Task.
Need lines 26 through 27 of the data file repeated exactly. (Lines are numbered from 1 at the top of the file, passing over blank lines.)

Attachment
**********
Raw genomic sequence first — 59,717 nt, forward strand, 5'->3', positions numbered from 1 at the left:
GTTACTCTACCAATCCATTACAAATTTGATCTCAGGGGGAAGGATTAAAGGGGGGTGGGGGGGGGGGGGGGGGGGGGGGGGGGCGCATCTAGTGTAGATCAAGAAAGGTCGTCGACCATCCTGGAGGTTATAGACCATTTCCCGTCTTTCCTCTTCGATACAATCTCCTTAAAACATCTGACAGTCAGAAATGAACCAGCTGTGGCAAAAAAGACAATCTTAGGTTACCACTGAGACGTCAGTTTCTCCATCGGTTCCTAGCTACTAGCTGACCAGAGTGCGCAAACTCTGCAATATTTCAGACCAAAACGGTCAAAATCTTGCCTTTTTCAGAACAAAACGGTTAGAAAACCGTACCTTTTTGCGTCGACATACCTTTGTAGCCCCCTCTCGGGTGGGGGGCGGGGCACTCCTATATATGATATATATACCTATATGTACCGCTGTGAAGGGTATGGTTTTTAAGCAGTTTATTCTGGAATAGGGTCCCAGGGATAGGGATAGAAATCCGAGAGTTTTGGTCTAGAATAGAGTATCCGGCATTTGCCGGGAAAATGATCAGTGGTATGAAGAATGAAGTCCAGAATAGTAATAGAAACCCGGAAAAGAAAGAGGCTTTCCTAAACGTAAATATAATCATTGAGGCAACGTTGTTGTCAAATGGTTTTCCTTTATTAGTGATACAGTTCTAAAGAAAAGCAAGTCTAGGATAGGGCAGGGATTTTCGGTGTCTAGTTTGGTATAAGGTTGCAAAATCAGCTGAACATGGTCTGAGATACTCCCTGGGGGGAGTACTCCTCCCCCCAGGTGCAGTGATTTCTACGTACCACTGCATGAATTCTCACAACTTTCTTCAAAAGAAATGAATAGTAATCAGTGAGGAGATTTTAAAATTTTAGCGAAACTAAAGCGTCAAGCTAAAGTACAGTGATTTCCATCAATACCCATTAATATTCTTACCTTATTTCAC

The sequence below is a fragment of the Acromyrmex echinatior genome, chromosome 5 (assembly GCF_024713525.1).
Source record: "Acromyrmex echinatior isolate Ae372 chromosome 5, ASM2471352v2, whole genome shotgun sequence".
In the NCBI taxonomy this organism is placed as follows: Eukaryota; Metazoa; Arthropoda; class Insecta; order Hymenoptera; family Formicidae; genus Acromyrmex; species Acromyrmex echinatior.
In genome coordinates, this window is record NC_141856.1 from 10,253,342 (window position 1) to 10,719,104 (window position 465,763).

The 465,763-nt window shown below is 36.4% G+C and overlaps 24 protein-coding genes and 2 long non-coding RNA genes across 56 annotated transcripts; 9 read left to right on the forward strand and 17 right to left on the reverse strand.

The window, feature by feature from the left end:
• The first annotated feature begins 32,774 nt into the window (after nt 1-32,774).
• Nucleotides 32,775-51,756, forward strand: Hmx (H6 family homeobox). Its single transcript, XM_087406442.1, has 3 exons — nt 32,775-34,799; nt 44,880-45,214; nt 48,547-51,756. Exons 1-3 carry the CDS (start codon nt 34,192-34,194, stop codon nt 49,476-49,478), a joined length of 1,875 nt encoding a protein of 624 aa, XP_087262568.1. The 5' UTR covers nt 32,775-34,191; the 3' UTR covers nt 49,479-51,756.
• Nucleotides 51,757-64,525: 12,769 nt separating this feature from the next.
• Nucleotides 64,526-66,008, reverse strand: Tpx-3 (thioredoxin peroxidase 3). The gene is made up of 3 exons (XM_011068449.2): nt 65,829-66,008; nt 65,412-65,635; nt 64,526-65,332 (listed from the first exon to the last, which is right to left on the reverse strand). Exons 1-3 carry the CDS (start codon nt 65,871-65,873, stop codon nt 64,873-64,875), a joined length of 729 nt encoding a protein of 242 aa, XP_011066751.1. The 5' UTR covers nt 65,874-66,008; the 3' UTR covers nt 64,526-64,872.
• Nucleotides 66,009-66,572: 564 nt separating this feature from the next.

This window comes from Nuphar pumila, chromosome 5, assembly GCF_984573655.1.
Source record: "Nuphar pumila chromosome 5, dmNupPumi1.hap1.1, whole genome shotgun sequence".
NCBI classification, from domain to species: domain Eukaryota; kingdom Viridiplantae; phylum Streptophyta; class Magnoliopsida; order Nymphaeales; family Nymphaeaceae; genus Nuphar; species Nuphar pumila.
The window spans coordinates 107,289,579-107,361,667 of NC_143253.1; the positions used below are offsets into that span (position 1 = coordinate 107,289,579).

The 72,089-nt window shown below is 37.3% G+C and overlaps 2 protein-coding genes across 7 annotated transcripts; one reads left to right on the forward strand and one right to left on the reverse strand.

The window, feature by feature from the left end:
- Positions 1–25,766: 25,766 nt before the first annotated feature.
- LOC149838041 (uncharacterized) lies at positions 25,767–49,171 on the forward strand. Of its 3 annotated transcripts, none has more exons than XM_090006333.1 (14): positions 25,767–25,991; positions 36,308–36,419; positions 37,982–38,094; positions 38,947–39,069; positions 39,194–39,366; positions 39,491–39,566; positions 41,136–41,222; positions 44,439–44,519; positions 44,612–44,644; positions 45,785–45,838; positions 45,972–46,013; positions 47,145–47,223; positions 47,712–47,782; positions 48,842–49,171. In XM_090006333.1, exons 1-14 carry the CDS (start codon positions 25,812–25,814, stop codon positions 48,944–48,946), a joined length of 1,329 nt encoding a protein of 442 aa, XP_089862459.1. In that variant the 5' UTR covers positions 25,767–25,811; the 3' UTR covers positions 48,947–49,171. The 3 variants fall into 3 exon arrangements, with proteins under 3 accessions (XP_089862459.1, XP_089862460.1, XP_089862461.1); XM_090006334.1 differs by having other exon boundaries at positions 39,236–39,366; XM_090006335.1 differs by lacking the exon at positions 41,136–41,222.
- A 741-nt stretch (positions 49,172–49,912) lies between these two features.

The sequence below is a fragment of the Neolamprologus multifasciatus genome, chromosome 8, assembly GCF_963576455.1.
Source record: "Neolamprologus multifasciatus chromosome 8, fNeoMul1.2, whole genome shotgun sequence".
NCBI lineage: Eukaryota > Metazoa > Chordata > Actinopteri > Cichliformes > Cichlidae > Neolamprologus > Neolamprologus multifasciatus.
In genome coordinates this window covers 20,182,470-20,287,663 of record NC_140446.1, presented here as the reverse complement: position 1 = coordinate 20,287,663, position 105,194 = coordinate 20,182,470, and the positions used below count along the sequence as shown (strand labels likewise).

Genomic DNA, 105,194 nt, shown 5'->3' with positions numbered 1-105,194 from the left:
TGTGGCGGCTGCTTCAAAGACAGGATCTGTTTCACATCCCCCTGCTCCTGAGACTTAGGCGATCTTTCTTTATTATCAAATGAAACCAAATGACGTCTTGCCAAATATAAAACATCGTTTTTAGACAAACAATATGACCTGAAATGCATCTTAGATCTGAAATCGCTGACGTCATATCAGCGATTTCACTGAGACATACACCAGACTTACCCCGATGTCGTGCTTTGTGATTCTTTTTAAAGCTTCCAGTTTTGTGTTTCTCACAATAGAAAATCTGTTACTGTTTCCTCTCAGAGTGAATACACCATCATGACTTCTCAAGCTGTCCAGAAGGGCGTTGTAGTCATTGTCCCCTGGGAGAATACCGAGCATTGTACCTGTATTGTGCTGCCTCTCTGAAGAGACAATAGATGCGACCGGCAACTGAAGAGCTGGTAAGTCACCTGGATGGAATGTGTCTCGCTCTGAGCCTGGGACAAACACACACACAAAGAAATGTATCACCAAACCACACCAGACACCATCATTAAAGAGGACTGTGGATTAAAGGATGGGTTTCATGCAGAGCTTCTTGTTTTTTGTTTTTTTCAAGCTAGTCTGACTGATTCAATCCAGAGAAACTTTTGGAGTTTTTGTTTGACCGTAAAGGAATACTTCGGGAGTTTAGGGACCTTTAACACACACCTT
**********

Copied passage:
In genome coordinates this window covers 20,182,470-20,287,663 of record NC_140446.1, presented here as the reverse complement: position 1 = coordinate 20,287,663, position 105,194 = coordinate 20,182,470, and the positions used below count along the sequence as shown (strand labels likewise).

Genomic DNA, 105,194 nt, shown 5'->3' with positions numbered 1-105,194 from the left: